Robert N. Swetnick, Partner
Carolina Pineda Martinez, Special Counsel

June 20, 2019

There are multiple considerations to take into account when importing alcohol into the U.S., many of which may become a major pitfall if not addressed in due time. In this article we will explain how to import alcohol into the U.S. so that the process can be seamless and you may start your business as soon as possible!

There are four Federal agencies in charge of regulating the import of alcohol beverages into the U.S.. These agencies will be involved in different stages of the process.

  • Food and Drug Administration (FDA)
  • Alcohol and Tobacco Tax and Trade Bureau (TTB)
  • Customs and Border Protection (CBP)
  • U.S. Department of Agriculture (USDA)

Prior Notice of Importation

Before the alcoholic beverages are offered for import into the U.S., the FDA needs to be given prior notice. Doing this far in advance helps the FDA and the CBP process and inspect your imports as soon as they arrive at the U.S. port of entry.

Alcohol Importer Permit

All importers and wholesalers must be approved by the TTB. The TTB webpage makes it easy for you to apply and update your permit, registration, or notice through its “Permits Online” feature, at no cost. You will have to provide information including your name, contact information, as well as the information of your business in the U.S. Once the application is filed, it will take up to nine weeks to receive the permit. Please bear in mind this account is not transferable and can only be used by you.

If you do not currently have a business in the U.S., you must enter into a contract with an importer who is currently licensed. If you choose to conduct business in this way, there is no need to apply for a permit under the TTB.

In case you decide to sell your products yourself, it is necessary to obtain a Wholesaler permit, also through the TTB webpage.

Food Facility Registration

The FDA requires that foreign alcohol makers register under the guidelines of the Food Facility Registration Regulation, even as a foreign companies. This must be done as part of the FDA’s efforts to protect the public from a threatened or actual terrorist attack on the U.S. food supply and other food-related emergencies. Current regulations require that facilities engaged in manufacturing, processing, packing, or holding food for consumption in the U.S. submit additional registration information to FDA, including an assurance that FDA will be permitted to inspect the facility.

Certificate of Label Approval

You must get a Certificate of Label Approval (COLA) for your imports. This certificate demonstrates compliance with FDA guidelines under the TTB’s Advertising, Labeling and Formulation Division. This may be done through the Permits Online tool as well.

The TTB has very specific guidelines for labeling alcohol which include obtaining a Certificate of Age or a Certificate of Origin. The certification you need varies depending on the alcohol you intend to import. For some, such as Whiskey, both certificates are needed. The certificate must state:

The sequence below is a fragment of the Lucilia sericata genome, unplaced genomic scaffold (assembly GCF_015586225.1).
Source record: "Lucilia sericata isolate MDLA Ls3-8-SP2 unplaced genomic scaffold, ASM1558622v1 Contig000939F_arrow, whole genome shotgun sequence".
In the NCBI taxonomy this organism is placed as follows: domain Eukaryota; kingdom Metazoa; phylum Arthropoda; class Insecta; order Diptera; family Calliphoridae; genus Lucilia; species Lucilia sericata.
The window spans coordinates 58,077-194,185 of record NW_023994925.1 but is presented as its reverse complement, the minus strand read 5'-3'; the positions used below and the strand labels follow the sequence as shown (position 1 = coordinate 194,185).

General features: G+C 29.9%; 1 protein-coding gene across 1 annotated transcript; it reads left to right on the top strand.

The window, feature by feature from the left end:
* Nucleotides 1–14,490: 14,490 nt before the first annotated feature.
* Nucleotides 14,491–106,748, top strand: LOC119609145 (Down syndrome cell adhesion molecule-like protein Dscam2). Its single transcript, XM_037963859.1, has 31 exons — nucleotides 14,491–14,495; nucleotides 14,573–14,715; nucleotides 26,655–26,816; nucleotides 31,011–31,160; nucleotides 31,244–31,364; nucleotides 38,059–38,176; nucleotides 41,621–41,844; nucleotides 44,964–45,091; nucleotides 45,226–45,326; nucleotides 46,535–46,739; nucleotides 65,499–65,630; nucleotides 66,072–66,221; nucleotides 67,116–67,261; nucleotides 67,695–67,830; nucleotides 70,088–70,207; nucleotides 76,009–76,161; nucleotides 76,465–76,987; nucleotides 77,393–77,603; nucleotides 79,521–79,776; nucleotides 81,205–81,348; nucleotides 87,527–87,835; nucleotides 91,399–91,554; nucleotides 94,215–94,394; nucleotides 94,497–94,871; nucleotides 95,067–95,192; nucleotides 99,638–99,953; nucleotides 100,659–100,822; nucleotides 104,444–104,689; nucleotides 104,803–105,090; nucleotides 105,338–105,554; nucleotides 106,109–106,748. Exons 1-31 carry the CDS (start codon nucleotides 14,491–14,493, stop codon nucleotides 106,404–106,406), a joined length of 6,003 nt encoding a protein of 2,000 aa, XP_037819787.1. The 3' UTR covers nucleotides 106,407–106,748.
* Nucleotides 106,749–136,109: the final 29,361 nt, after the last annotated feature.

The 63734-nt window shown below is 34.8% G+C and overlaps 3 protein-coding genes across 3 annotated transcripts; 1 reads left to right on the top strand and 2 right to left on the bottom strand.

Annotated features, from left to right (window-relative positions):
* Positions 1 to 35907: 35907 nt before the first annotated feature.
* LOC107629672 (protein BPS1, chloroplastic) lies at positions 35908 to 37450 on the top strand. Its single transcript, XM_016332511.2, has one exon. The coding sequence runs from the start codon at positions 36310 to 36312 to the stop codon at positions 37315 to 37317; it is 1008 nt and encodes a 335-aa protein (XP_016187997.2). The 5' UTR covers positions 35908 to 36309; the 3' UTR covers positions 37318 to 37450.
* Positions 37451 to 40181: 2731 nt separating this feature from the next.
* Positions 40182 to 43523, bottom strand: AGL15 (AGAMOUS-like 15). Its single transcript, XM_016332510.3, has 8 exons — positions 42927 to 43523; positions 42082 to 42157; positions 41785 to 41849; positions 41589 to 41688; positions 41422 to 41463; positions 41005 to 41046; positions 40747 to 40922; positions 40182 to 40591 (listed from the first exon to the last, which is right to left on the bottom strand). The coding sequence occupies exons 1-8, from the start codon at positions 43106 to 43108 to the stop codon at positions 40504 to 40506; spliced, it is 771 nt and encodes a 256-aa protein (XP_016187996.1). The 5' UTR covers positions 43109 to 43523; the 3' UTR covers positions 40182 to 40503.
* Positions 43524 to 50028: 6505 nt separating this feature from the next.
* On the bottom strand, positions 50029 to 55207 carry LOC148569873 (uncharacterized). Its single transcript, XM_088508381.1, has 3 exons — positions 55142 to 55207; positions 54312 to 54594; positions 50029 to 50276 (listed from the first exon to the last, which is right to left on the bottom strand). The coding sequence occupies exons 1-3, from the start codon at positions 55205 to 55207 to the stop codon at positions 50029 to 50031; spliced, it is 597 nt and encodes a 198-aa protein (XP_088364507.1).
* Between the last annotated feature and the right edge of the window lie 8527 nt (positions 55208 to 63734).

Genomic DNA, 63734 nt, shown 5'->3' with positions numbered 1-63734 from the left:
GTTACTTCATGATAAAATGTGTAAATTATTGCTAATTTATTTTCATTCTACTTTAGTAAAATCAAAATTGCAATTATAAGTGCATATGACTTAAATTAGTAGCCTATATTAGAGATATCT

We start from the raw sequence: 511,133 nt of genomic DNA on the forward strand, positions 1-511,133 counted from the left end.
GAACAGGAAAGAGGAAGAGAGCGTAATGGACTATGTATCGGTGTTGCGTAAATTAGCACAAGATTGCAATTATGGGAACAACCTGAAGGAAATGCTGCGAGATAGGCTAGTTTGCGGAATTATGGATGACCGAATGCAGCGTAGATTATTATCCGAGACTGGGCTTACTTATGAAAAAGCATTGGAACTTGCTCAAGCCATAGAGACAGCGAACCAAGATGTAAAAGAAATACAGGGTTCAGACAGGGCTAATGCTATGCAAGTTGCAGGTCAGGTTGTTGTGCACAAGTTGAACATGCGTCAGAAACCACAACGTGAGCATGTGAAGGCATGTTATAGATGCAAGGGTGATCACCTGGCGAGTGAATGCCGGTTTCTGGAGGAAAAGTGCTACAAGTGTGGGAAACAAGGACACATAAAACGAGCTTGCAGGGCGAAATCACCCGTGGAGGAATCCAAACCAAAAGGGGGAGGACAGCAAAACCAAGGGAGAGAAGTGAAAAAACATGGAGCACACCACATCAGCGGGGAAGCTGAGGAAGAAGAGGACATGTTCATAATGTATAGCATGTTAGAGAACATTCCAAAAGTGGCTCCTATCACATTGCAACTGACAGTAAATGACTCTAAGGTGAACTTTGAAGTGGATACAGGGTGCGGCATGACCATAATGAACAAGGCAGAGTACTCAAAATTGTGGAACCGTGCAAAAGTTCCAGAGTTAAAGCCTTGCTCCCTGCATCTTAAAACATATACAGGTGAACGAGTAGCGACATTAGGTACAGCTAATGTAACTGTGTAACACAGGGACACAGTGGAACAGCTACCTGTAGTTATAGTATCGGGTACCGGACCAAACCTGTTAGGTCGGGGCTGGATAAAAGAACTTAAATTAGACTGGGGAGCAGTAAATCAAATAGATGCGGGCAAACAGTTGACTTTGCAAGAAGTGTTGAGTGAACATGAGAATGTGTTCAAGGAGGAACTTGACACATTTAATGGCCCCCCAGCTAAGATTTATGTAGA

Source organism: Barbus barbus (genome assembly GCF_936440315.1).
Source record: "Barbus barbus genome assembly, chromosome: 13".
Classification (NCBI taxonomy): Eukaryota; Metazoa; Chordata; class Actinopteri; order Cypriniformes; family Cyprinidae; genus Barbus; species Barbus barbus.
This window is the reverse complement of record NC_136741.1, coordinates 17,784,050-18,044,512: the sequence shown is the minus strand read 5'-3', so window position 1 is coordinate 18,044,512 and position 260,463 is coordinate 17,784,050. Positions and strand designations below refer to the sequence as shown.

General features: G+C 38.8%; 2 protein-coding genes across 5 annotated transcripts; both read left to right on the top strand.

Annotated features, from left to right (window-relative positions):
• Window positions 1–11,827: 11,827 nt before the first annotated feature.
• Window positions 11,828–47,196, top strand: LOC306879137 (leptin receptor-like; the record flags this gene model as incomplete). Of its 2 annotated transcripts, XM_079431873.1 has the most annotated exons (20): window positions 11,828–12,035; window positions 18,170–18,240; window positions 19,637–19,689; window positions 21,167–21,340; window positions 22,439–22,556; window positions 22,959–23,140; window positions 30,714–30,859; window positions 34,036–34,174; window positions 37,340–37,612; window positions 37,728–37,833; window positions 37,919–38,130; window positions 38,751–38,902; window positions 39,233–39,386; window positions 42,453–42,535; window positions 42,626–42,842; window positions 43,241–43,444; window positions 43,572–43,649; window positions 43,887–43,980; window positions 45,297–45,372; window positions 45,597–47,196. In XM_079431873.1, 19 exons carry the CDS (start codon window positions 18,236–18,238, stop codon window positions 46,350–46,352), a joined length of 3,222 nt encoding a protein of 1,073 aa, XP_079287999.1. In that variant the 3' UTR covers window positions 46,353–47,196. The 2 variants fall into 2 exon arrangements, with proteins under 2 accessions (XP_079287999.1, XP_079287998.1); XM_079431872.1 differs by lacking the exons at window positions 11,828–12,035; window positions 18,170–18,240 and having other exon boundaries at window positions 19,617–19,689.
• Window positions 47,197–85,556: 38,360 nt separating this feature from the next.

• Where the alcohol was produced.
  • How long the alcohol has been aged.
  • The percentage of alcohol in the beverage.

Depending on the type of alcohol imported, the COLA process might include pre-COLA authorization. This process ensures that:

  • No prohibited ingredients are in the alcohol.
  • Tax and product classifications are clear.
  • Ingredients are limited within determined restrictions.
  • Beverages without a sulfite declaration are less than 10 parts per million sulfur dioxide.

Customs Bonds, Taxes, Duties, and Fees for Imported Alcohol

The CBP requires a customs bond to cover the payment of taxes and duties to the U.S. government when importing goods subject to federal regulations or that are valued at more than $2,500. Because importing alcoholic beverages involves several government agencies, a customs bond will be very likely required. The CBP and the Internal Revenue Service also collect excise tax on all imported wine, beer and distilled spirits.

It’s also important to include the proper documents with your imported alcohol. These are some of the documents you will be needing, other items may be added depending on origin and type of product:

  • A commercial invoice listing the purchase price, the country of origin for your imports, and tariff classification of your items.
  • A packing list including details of your imports.
  • A bill of lading listing the alcohol imported in the form of a receipt.

State and Local Requirements

Once the alcohol has been imported, there will be State regulations relating to its sale and distribution. Depending on which State you’re importing into, you may have to deal with additional requirements or restrictions. For example, in the State of New York, a Warehouse Permit is needed in order to store alcoholic beverages off-site. This permit is issued by the New York State Liquor Authority (NYSLA).

In order to obtain this permit, the following items are required:

  • A diagram of the area;
  • Proof of liability insurance;
  • Interior and exterior photographs; and
  • a $5,000 penal bond.

Even though it may seem daunting, this process is not complicated with the right guidance! Please do not hesitate to contact us with any questions or if you would like our help in obtaining the required permits.